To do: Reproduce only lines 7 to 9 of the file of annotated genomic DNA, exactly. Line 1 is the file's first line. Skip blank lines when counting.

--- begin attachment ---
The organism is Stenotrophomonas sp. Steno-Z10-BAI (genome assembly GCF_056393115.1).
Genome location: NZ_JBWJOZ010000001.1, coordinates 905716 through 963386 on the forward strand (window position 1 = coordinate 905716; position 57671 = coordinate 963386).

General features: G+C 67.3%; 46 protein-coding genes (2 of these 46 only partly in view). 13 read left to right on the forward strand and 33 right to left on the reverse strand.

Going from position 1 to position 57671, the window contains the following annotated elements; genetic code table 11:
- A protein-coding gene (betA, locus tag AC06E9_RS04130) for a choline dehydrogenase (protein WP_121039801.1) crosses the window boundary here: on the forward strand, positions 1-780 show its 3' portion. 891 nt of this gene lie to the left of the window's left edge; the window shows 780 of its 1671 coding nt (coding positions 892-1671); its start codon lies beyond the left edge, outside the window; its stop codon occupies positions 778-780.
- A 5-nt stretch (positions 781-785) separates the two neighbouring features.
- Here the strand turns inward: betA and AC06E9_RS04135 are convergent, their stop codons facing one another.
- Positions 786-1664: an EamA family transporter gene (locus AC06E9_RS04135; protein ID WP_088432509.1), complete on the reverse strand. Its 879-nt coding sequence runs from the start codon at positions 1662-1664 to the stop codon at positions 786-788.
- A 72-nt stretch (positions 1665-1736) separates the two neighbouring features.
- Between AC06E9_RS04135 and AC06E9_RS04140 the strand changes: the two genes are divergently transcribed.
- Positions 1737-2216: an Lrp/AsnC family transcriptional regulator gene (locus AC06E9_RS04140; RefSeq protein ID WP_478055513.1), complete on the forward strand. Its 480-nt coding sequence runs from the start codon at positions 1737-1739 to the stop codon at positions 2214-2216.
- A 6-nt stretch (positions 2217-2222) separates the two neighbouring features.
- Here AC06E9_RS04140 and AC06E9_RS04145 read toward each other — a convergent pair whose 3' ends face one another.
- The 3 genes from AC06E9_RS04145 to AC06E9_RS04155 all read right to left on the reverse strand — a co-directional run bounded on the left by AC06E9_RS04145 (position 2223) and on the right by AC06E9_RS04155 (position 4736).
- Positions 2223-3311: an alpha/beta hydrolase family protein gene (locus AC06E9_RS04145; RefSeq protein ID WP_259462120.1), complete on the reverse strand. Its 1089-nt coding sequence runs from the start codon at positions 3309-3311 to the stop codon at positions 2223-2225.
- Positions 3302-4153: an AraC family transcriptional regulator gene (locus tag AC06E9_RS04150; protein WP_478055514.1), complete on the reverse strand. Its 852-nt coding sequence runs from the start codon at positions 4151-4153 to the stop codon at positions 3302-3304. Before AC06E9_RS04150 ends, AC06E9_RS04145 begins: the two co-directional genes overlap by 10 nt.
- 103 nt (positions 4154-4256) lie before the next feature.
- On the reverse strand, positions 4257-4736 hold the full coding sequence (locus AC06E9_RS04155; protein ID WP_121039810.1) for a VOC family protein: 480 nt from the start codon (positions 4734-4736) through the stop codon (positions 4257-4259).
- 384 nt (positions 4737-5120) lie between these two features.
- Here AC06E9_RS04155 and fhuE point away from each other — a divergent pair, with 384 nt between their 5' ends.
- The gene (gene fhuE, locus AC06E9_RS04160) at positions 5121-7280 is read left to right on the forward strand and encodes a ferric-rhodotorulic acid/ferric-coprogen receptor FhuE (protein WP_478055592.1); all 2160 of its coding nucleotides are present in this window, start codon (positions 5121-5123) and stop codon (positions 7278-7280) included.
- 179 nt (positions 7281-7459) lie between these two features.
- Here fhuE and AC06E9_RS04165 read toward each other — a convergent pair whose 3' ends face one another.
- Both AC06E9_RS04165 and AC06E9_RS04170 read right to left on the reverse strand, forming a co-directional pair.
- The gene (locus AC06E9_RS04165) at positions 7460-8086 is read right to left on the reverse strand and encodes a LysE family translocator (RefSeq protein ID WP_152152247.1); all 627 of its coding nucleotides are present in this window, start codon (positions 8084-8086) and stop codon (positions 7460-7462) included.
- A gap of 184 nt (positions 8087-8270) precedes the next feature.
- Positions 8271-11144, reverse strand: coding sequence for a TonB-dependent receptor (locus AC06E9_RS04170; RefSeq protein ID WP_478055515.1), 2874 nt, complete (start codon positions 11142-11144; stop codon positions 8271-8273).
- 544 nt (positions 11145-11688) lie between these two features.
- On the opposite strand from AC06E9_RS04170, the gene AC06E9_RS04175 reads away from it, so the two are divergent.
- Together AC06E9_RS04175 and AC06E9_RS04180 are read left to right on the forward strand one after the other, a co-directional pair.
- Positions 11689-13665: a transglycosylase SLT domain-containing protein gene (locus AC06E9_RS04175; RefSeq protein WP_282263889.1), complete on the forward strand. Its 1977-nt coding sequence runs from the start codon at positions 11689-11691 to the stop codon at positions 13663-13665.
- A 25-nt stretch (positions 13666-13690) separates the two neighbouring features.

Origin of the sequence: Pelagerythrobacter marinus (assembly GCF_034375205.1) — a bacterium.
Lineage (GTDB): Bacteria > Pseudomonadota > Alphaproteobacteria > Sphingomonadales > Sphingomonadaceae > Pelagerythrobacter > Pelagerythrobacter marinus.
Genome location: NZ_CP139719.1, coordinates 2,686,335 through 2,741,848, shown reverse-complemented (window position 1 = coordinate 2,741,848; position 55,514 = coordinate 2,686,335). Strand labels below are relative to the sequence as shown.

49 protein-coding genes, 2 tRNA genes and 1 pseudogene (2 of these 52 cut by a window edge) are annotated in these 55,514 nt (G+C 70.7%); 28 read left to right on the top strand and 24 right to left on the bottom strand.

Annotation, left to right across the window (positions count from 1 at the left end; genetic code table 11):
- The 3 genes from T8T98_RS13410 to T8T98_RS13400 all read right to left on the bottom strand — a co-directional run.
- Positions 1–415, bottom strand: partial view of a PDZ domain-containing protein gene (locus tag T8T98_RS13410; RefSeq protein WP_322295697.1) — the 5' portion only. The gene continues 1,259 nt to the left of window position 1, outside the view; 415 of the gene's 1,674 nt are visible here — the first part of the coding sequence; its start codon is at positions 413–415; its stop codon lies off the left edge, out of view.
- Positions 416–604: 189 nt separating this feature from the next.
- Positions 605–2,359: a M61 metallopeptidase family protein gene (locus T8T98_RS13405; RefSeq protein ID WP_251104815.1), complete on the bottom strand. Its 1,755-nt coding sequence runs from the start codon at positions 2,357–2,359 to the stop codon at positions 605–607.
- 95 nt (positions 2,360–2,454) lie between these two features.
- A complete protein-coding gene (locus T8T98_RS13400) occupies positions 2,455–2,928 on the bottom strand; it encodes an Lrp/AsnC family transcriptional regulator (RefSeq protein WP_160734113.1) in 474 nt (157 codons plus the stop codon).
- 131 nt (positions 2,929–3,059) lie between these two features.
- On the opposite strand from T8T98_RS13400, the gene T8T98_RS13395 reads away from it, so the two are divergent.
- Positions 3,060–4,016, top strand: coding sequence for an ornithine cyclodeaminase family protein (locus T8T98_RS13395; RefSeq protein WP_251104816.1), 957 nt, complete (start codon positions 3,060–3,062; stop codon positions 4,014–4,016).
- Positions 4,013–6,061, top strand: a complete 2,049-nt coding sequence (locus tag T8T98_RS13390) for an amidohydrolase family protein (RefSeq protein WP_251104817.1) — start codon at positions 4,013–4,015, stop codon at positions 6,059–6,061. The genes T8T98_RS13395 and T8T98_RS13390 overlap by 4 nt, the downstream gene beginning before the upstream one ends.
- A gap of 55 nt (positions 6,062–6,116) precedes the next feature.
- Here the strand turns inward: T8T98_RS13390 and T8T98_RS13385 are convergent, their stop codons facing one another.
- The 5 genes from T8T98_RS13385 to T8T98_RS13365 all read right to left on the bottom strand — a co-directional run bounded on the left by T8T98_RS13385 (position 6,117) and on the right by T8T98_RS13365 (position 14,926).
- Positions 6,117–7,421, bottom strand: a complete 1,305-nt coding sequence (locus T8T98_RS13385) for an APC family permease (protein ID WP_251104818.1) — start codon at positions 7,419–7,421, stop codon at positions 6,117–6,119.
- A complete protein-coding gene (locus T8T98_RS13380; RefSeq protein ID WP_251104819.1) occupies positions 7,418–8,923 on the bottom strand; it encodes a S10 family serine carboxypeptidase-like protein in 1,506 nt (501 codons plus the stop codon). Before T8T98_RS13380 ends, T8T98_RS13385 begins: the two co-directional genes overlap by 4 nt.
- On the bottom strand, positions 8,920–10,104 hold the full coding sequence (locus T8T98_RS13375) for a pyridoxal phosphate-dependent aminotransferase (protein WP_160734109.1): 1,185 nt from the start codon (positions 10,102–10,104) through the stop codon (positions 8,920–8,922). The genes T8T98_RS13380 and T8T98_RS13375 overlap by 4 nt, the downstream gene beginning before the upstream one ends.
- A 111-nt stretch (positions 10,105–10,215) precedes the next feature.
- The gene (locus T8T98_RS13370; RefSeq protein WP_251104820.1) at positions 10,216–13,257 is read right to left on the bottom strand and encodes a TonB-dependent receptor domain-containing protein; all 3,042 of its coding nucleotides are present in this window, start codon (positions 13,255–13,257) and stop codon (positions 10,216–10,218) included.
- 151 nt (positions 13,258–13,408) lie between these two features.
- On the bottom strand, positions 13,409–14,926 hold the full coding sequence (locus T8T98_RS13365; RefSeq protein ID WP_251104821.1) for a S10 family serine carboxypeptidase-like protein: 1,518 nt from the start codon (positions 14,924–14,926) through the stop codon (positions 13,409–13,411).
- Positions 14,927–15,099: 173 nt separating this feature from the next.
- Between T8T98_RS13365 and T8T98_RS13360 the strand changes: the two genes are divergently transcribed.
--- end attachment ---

- Here the strand turns inward: betA and AC06E9_RS04135 are convergent, their stop codons facing one another.
- Positions 786-1664: an EamA family transporter gene (locus AC06E9_RS04135; protein ID WP_088432509.1), complete on the reverse strand. Its 879-nt coding sequence runs from the start codon at positions 1662-1664 to the stop codon at positions 786-788.
- A 72-nt stretch (positions 1665-1736) separates the two neighbouring features.